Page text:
Park hopper or park-to-park can be worth the upcharge at Disneyland and Universal Orlando, where the parks are within easy walking distance of each other. At Universal Orlando, you must upgrade to Park-to-Park tickets to ride the Harry Potter-themed Hogwarts Express train that runs between the two parks. At Walt Disney World, however, where the parks are located miles from one another, we recommend that first-time and budget-conscious visitors save a few dollars and skip the park hopper option, as there is plenty in each of the four parks there to fill a day, without wasting the time needed to travel between parks.
If you are thinking about a long visit, you might consider upgrading to an annual pass to get a better deal on theme park tickets. Annual passes often include extra benefits, such as in-park discounts on food and souvenirs, and even free parking. Depending upon the park, an annual pass can be a better deal than ever a two- or three-day ticket. (At Disney, it’s more like seven-to-eight days.)
You also should think about an annual pass if you are thinking about visiting multiple parks around the country in the same year, too. If you buy an annual pass at a Six Flags theme park, you can use it to get into any other Six Flags parks and enjoy the same benefits there. Disney, Cedar Fair (owner of Cedar Point, Knott’s Berry Farm, Kings Island and other parks), and Legoland also offer certain annual passes that are good at all of their parks in the United States.
Not only can you buy your tickets in advance, you can pay for your in-park and on-ride photos, too. Walt Disney World sells a “Memory Maker” package that includes all your family’s on-ride and in-park photos taken by Disney’s professional PhotoPass photographers during your visit. But if you bring your own camera (or cell phone) Disney’s photographers will happily take your photo on that, for free. In fact, employees at any park are happy to click your picture for you. There’s no need for a selfie stick! (Not that you could bring them into the park anymore — selfie sticks are now banned at almost all theme parks.)
Make Your Reservations in Advance
In 2013, Walt Disney World introduced a new ride reservation system, called Fastpass+, which allows ticket-holders to reserve ride times online before you visit. You can make advance reservations for up to three attractions — including character meet-and-greets, parades, and fireworks shows — for each day of your visit. Once you’ve bought your Disney tickets, you can make Fastpass+ reservations up to 30 days before your visit by clicking the “My Disney Experience” link on disneyworld.com. (People staying at Disney’s on-site hotels can book Fastpass+ times up to 60 days in advance of their trip.)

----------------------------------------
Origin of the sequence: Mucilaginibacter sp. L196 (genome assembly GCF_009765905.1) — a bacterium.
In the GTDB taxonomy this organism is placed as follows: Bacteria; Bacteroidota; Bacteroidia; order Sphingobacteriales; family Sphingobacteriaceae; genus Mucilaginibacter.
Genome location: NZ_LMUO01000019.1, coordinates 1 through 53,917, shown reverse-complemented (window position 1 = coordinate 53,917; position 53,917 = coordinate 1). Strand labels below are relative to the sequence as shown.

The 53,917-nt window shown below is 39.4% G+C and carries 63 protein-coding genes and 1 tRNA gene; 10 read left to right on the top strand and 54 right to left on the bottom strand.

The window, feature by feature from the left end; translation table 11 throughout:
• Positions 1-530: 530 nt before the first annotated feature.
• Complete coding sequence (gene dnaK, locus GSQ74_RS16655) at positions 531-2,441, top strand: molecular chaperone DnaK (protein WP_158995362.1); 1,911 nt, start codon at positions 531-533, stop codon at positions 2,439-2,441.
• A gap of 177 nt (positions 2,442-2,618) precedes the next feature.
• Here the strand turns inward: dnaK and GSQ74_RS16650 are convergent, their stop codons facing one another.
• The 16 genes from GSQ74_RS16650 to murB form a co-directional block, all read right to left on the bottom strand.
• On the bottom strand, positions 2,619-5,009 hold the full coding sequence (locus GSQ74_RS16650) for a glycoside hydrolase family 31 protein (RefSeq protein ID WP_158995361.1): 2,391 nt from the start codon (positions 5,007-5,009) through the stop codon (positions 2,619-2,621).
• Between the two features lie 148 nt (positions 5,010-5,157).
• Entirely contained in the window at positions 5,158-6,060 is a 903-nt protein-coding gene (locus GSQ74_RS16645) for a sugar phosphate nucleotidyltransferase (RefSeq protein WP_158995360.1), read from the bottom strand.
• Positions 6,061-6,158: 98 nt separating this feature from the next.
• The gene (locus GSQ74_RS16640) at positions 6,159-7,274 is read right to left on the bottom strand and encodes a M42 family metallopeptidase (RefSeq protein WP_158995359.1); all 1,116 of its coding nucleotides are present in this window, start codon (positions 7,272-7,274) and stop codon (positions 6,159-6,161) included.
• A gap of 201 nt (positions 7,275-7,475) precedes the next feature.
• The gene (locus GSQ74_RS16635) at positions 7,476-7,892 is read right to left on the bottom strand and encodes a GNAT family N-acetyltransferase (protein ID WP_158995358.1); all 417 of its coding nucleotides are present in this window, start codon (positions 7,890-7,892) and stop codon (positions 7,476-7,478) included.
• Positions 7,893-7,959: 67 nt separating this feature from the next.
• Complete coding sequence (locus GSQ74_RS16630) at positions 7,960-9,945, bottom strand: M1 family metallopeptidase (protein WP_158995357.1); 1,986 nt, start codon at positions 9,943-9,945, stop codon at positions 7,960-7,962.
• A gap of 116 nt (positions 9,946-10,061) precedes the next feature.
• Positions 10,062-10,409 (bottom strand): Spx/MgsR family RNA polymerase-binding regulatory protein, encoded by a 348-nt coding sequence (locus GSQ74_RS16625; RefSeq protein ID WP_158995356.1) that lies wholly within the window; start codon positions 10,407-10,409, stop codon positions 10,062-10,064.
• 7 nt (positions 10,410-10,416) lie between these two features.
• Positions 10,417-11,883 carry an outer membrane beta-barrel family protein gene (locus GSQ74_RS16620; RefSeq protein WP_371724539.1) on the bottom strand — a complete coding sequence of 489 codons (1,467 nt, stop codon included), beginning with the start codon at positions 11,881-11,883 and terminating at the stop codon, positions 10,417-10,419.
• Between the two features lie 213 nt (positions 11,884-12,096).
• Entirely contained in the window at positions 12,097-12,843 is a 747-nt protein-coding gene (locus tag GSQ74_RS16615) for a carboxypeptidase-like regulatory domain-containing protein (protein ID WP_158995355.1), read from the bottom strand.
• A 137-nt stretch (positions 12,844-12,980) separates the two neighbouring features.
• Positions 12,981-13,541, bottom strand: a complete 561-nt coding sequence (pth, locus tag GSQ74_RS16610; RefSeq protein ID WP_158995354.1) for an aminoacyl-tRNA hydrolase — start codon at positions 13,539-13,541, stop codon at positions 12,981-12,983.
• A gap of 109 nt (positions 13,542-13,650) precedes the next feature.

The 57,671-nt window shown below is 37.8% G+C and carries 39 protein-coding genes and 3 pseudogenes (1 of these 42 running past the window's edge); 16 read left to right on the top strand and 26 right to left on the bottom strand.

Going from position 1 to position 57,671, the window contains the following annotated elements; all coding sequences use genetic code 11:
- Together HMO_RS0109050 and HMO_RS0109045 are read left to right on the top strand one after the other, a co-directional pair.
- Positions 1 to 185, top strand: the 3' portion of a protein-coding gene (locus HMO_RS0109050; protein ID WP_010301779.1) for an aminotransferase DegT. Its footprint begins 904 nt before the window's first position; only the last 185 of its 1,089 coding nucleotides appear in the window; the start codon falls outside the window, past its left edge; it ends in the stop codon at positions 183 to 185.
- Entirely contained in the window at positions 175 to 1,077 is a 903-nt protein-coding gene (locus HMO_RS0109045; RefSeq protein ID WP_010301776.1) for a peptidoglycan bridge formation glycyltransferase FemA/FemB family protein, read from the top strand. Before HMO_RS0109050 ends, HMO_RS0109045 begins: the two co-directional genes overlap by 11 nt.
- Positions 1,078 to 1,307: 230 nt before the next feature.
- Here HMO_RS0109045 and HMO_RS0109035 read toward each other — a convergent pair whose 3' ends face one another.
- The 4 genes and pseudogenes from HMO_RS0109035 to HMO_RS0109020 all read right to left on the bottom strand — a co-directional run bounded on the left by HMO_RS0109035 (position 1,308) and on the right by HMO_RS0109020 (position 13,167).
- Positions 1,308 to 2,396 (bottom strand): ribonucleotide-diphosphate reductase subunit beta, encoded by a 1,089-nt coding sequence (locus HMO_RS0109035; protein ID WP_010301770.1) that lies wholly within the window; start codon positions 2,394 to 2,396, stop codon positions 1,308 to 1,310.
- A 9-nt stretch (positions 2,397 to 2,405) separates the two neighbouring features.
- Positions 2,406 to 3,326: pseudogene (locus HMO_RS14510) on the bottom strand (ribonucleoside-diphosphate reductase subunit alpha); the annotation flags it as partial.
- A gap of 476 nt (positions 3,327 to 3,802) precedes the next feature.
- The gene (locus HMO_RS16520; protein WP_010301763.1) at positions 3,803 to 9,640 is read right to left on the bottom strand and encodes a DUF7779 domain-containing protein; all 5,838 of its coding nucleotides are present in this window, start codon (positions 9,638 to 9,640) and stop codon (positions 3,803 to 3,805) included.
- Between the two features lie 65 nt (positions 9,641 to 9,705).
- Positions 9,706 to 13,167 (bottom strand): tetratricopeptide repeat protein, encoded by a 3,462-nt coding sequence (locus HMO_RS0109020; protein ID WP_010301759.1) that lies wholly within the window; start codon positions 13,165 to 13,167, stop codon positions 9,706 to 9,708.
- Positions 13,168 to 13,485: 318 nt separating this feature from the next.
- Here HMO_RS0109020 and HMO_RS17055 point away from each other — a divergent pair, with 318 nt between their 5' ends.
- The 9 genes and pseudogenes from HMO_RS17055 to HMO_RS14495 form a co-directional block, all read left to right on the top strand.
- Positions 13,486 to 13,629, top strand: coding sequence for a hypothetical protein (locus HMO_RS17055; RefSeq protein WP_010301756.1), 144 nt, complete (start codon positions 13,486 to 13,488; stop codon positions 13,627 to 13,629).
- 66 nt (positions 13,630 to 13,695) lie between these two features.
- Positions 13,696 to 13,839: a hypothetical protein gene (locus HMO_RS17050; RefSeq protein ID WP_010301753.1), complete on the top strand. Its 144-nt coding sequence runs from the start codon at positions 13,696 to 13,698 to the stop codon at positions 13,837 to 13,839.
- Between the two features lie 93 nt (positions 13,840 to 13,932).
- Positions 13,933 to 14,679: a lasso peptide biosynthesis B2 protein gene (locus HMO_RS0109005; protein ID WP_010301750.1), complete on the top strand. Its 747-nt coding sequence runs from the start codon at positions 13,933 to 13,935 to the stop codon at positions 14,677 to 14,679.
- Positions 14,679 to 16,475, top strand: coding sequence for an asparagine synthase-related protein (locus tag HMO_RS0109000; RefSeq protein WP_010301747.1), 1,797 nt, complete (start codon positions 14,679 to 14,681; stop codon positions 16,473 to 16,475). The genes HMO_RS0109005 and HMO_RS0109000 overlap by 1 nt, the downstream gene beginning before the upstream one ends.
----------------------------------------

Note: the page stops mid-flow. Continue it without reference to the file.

Disneyland and the other Disney theme parks continue to use the traditional Fastpass system, where you pick up reservations in the park on the day of your visit, with no advance reservations. Universal Orlando and other parks sell ticket options that allow you to skip the waits on certain attractions, but they, too, do not require advance reservations. You also can skip long waits by using single rider lines at some popular attractions.
As for meal times, we strongly recommend making reservations for sit-down restaurants at the Walt Disney World Resort as soon as you can. You can reserve a dining time at Walt Disney World’s table service restaurants 180 days before visit by calling +1-407-WDW-DINE or by visitingdisneyworld.com/dining.
Advance reservations are not as important at other parks, but having them means one less thing to worry about on the day of your visit. You can make advance dining reservations for Universal Orlando’s table service restaurants and character meals by calling +1-407-224-4233 between 8:30am-7pm Eastern Time. At Disneyland, call +1-714-781-DINE to make reservations for table service restaurants and Disney character breakfasts.
All top theme parks can accommodate people with food allergies or other dietary restrictions. Call the park’s restaurant reservation number in advance, or ask at the guest services office for help when you enter the park.
If you are visiting from outside the United States, you also should know that waiters in table-service restaurants should be tipped, as almost all of their pay comes from customer gratuities. Budget 15%-20% of your meal cost for tips, and remember that tips are no longer included in the cost of the Disney Dining Plan.
How to Stay Safe
Theme parks are among the safest places in the world… if you follow the rules. Your children might be familiar with the safe way to cross a street. But I doubt that their kindergarten teacher told them about the safe way to board a spinning teacup. Each ride will have posted safety instructions either at the entrance or in the line. Please wait to board a ride, or to get out of a ride vehicle, until you’ve been told it is the safe time to do so. Ride attendants are there to help, if needed.
Also drink plenty of water, wear sunblock, take frequent rest breaks and try to minimize your time in direct sunlight to keep yourself safe and healthy when visiting a theme park.
If you are visiting from outside the United States, know that America has no national health care system and that your health care coverage does not apply here, so you should look into buying short-term, traveler’s health insurance to cover you during your trip in case something major does happen.
But for minor illnesses and injuries, the theme parks have you covered. The first-aid station is marked on each park’s guidemap, which is available for free when you enter the park and next to the registers at any store in the park. If you ask park employees for directions to first aid, they likely will try to call a paramedic to assist you on the spot. If you are in relatively good shape, then, just use the map and find your way to first aid. But if you need immediate help, ask a park employee for assistance, then wait for help to come to you.
What are You Waiting for to Plan Your Vacation?
— Destinations Gal (@ChiaraAmina) July 26, 2016